In some cases, interstitial lung disease is characterised by inflammation and, in others, by a propensity for pulmonary fibrosis, which leads to a loss of pulmonary alveoli (the part of the bronchi that allows oxygen to enter the blood). As such, this pulmonary space is occupied by fibrous tissue that is no longer functional. All of this causes a reduction in arterial oxygen levels, especially when doing physical activity, and this tends to progress as the disease develops.
Oxygen therapy at home provides significant benefits for patients with interstitial lung disease, by improving the concentration of oxygen in the arterial blood. This therapy consists of administering oxygen from a deposit or tank, with the aid of a concentrator unit, that finally reaches the patient through nasal cannulas. Scientific evidence shows that the administration of oxygen for more than 15 hours a day improves the survival of patients who present chronic respiratory failure.
Nevertheless, at some moments, for example during physical exertion, conventional oxygen administration devices cannot be used due to the difficulty of transportation. In these cases, portable oxygen therapy equipment can be used, but due to the limited flow of these systems, their use may not be enough to satisfy the oxygen requirements of patients during exertion.
For this reason, taking into consideration the different mechanisms that contribute to respiratory failure in this group of diseases, the beneficial effect of a non-invasive ventilation (NIV) system associated with oxygen therapy was proposed, with the objective of improving the lung volume achieved by the patient with each inhalation (tidal volume) and reducing the work of breathing and feeling of breathlessness with exertion.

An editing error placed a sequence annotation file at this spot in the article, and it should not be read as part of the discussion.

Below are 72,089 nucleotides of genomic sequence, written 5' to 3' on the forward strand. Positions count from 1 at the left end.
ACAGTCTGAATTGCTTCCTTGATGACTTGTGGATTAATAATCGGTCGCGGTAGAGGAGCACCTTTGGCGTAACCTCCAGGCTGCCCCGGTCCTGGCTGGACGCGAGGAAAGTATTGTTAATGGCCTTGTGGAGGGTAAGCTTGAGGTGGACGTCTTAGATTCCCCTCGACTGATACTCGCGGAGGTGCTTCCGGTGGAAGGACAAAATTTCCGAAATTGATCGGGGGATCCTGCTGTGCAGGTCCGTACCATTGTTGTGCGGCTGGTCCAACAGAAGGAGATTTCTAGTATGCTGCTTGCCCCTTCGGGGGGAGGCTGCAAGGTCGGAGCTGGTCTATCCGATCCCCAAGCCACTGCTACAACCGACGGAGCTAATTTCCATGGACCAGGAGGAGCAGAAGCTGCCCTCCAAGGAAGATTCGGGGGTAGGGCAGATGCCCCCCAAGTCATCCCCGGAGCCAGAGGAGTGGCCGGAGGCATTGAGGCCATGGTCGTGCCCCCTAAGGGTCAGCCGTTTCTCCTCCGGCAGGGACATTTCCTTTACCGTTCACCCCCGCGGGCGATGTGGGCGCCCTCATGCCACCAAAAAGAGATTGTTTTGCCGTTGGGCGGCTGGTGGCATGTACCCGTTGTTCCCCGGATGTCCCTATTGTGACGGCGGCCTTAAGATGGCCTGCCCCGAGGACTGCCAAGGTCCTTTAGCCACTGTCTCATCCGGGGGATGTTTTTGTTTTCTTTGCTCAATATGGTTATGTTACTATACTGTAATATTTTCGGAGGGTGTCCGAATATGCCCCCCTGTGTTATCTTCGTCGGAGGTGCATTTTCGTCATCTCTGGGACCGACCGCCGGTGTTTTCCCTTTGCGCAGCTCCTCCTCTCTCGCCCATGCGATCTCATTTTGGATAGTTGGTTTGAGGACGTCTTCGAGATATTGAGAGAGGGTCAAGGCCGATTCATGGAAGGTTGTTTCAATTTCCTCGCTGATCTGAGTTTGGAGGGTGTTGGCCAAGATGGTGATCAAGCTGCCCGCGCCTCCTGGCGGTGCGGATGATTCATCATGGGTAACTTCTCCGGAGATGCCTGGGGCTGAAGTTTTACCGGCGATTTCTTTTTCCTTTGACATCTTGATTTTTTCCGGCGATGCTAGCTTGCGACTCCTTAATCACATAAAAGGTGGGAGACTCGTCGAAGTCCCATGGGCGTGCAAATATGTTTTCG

The Interstitial Lung Disease Working Group at Hospital Clínic recently carried out a study in which conventional oxygen therapy is compared to the use of a combined non-invasive ventilation system added to patients’ usual oxygen flow. Its efficacy was tested when carrying out the six-minute walk test. This new system consists of a positive airway pressure ventilator (BiPAP) connected to an oxygen deposit through an adaptor that is supplied to the patient through an oronasal mask.
The study tested the effectiveness of the combined use of oxygen therapy and this non-invasive ventilation device. It was shown that use of the non-invasive system increases oxygen saturation in patients. It also improved tolerance to exercise and significantly reduced the feeling of breathlessness compared to the results when traditional nasal cannulas were used.
All this involves an importance advancement in the tolerance to physical exertion, reduction in feelings of breathlessness, and could possibly improve the results of rehabilitation in these patients. As a consequence, it could significantly improve their quality of life.
Author: Dr Sandra Cuerpo, pulmonologist at the Inflammation and Repair in Respiratory Diseases Working Group